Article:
Originally Posted: Feb 10, 2016
Last Updated: Feb 25, 2016
Calling all creative spirits! If you’re planning to apply as an art-related major for college, there’s a good chance you’ll need to submit something to showcase your talent. Whether you plan to major in creative writing, film production, painting, or game design, the art you include in your portfolio is important. Here are some tips for selecting your best work for your college application.
You’re proud of it
You probably don’t want to submit a project you want to burn to ashes. As a starting point to narrow down your choices, consider the creations you’re most fond of. Think about the work that electrified you with excitement! Was there a screenplay you stayed up all night to write because the story and characters were that compelling? Or a painting that symbolized a significant moment? If it holds a special place in your heart, then it comes from a place of passion. And the most meaningful, beautiful art is filled with passion.
Technique is key
However, though passion is important, you also have to consider the more technical aspects of art. What is the aesthetic quality? Does the work demonstrate significant talent? If it’s a photograph, evaluate the exposure, composition, color scheme, and depth of focus. If it’s a short film, do the same for lighting, sound, editing, dialogue, plot, acting, and art direction. Have your skills improved over the years? If so, it might be a good idea to look at your more recent art works that demonstrate a tighter grip on the craft.
Captivate the audience
Think about the artistic greats: Vincent Van Gogh. Frida Kahlo. J.K. Rowling. Martin Scorsese. They are artists whose works give the audience something to marvel at. Their works are practically living, breathing creatures. This is why their art is so enduringly popular. Consider if there’s a piece that gives you the sense of being “alive.” Is there a piece that is particularly compelling to look at, read, hear, and/or experience? You want to grab the attention of the admission team, so they can’t keep their eyes off your work.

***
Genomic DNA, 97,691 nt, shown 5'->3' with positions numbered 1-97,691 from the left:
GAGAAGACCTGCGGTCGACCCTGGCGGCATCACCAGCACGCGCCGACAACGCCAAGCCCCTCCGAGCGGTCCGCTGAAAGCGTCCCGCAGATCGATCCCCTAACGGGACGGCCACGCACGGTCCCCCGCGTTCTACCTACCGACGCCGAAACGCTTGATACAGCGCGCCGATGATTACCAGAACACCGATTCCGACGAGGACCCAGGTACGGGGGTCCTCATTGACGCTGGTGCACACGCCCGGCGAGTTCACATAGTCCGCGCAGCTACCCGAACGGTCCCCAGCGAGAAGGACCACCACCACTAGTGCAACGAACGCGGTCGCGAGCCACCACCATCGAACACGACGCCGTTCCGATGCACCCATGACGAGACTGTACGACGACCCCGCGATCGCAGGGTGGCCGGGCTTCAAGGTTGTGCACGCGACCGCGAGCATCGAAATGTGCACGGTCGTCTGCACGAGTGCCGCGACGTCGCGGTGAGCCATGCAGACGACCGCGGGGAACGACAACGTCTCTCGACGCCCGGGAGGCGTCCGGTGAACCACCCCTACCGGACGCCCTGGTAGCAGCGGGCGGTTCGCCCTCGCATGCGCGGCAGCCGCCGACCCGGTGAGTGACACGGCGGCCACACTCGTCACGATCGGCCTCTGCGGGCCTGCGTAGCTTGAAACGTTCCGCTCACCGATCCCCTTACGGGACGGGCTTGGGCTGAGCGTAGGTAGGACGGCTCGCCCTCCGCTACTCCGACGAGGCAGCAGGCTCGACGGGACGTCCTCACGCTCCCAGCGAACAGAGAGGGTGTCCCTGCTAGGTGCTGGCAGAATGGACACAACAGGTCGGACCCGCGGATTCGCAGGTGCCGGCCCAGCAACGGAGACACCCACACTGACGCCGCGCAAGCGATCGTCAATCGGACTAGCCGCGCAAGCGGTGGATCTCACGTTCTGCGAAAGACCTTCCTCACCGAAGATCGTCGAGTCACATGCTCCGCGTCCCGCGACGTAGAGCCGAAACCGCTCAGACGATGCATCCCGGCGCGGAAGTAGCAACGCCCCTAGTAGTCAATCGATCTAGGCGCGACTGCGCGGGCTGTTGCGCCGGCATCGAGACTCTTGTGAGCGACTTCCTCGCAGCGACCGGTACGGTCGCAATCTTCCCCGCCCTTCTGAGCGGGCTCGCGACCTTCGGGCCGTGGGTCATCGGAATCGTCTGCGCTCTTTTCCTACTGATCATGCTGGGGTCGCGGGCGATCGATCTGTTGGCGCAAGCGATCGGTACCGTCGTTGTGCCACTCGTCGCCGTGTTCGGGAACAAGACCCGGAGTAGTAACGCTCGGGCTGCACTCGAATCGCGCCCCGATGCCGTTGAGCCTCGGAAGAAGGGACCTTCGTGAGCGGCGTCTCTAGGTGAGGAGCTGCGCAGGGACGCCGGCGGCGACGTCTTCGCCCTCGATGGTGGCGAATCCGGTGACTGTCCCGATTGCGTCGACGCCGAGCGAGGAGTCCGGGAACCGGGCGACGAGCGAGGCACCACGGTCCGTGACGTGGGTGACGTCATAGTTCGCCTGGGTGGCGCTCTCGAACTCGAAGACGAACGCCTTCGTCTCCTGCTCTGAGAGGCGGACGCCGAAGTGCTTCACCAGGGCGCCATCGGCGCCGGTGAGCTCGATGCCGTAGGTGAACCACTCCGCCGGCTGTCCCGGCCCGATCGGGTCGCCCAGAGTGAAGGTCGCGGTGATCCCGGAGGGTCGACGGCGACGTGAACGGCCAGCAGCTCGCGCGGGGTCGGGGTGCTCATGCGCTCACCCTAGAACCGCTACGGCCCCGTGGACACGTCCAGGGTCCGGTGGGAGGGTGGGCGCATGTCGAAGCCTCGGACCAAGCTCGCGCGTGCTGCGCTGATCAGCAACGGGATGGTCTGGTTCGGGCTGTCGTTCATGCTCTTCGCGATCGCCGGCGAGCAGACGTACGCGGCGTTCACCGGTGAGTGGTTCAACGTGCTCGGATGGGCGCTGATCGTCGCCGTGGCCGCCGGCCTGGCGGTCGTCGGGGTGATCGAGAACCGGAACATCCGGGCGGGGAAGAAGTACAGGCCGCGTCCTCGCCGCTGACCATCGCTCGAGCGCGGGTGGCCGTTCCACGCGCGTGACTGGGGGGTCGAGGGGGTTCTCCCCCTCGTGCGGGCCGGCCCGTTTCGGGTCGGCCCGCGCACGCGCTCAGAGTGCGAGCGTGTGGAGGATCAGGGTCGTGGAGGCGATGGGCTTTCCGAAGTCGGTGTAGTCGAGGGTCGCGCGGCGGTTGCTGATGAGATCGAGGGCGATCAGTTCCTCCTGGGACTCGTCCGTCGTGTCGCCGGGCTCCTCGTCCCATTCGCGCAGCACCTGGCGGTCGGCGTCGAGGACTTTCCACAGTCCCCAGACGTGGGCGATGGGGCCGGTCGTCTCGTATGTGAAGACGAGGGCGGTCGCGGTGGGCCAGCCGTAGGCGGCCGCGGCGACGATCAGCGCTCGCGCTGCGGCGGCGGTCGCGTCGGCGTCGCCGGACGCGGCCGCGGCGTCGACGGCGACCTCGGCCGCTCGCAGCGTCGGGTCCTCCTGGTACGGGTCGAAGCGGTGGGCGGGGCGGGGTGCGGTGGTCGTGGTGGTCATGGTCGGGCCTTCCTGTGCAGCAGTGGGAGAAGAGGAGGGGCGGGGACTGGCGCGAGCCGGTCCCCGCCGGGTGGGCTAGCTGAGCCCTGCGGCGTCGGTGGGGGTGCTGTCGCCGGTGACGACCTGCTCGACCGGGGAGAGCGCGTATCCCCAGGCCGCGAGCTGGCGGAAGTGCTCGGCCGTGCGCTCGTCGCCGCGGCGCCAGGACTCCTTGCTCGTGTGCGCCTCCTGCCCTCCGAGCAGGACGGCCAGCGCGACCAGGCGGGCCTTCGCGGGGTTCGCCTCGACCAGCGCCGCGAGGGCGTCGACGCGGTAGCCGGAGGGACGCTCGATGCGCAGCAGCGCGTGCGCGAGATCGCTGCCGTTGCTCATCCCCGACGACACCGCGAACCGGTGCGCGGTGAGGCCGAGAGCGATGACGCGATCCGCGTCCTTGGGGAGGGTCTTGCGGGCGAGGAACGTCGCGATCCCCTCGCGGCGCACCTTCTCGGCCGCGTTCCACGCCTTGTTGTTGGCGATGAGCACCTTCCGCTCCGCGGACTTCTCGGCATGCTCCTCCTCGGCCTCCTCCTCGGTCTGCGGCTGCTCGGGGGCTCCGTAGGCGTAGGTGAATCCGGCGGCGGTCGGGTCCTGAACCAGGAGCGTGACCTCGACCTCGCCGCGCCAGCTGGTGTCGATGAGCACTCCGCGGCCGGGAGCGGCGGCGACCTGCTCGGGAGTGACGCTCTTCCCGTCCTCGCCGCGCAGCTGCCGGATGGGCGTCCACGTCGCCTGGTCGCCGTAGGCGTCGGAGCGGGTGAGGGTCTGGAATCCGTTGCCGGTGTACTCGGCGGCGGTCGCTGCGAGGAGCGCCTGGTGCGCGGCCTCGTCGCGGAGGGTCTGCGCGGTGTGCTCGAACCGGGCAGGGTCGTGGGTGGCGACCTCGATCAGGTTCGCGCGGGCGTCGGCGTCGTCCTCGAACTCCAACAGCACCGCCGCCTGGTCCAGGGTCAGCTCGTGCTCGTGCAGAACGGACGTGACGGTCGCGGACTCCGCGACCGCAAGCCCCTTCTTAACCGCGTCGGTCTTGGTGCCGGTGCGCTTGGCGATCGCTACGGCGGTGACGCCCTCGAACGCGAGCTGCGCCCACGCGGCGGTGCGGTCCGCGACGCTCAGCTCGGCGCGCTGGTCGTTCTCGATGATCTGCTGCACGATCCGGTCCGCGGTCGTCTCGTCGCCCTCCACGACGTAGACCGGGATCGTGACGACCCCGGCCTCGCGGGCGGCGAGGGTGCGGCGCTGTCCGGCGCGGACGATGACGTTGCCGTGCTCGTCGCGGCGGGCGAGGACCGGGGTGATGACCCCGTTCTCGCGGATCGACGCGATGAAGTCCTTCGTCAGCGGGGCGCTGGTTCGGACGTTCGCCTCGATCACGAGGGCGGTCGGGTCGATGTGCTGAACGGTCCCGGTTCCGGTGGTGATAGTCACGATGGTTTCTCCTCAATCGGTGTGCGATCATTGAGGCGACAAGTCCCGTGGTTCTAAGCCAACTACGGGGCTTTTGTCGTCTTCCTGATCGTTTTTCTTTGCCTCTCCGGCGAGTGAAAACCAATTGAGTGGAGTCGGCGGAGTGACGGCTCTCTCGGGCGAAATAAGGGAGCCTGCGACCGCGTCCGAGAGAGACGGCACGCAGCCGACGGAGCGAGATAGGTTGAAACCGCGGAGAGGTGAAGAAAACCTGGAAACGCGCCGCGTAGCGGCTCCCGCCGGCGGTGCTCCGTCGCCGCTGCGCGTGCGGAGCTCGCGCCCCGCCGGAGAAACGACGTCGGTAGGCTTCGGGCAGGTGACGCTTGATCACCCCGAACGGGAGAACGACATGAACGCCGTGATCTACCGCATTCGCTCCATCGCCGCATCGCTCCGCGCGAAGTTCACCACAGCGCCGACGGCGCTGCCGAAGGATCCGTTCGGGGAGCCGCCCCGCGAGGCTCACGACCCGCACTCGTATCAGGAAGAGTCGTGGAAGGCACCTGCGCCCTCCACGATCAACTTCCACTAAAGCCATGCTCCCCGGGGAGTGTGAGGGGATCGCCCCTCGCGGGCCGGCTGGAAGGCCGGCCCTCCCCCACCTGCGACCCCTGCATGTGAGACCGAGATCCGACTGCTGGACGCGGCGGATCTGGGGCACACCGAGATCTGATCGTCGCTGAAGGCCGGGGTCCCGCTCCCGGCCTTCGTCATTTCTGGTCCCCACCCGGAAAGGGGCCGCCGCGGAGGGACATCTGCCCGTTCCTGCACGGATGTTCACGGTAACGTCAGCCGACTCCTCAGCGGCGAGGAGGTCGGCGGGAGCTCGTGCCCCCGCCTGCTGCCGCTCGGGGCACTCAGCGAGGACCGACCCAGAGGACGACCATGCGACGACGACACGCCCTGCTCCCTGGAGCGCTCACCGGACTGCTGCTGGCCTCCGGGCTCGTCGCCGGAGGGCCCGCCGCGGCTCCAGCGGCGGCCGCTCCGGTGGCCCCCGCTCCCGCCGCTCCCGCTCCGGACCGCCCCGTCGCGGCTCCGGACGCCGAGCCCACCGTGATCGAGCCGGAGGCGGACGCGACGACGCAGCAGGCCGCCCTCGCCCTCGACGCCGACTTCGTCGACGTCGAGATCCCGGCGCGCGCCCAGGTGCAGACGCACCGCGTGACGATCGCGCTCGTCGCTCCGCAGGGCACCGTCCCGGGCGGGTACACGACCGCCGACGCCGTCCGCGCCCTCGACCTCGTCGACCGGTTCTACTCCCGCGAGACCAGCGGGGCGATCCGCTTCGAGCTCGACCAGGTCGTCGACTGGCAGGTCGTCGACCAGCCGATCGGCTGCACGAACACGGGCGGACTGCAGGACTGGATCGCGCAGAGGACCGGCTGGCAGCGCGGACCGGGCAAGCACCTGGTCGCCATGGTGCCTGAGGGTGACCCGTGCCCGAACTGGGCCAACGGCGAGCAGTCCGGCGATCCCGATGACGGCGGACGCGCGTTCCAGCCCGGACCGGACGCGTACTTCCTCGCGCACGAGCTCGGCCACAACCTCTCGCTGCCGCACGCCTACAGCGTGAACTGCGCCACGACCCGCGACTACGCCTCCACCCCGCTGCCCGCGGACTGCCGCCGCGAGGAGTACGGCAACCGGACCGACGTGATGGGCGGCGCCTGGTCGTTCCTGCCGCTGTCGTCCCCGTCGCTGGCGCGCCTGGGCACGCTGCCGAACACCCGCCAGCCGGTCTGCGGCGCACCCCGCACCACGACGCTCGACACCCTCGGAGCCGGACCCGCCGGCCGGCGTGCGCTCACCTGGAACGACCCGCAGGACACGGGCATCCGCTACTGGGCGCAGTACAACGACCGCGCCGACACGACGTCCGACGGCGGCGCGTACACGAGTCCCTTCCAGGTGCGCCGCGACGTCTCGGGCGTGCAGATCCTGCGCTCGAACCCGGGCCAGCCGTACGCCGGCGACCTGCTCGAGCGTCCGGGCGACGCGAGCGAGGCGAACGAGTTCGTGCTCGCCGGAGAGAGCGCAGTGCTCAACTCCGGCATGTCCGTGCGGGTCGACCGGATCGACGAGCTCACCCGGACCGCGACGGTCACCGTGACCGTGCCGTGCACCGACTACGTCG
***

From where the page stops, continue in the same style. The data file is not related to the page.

Behind all great art, there is a purpose. The college admission team is going to be looking for more than a pretty image—they’re going to be looking at how you communicate ideas through art. The application might even call for providing an artist statement of what your project (or projects) intends to convey. Ask yourself, “What is the purpose of this work?” “What should viewers take away from the piece?” and “What does the art mean?” Did you create a sculpture to highlight the beauty of friendship? Did you write a screenplay to illustrate the need for peace in the world? You may be thinking, “My work isn’t deep at all. I don’t even think it has a meaning.” This is understandable. Sometimes, as artists, we don’t realize what the true meaning of our work is until after we’ve created it. So take a step closer to the soul of your art and think what it says about your experiences, humanity, the world, and life in general. Thoughtful works of art will resonate with the admission audience.
One of a kind
In a sea of applicants, you have to realize what sets you apart as an artist—and use that to your advantage. Do you rock at Claymation videography? Or can you tell a story with a series of haiku poems? If you have a special talent or characteristic in your art, don’t be shy about showing it off. Embracing your uniqueness will help you stand out as an applicant. Of course, maybe you’re not a master of Claymation or haiku poetry. But that’s okay. You don’t have to have a super-specialized skill to be unique. Because you—yes, you—are unique. Pick something that resembles who you are as an artist and a human being. And let your you-ness shine through.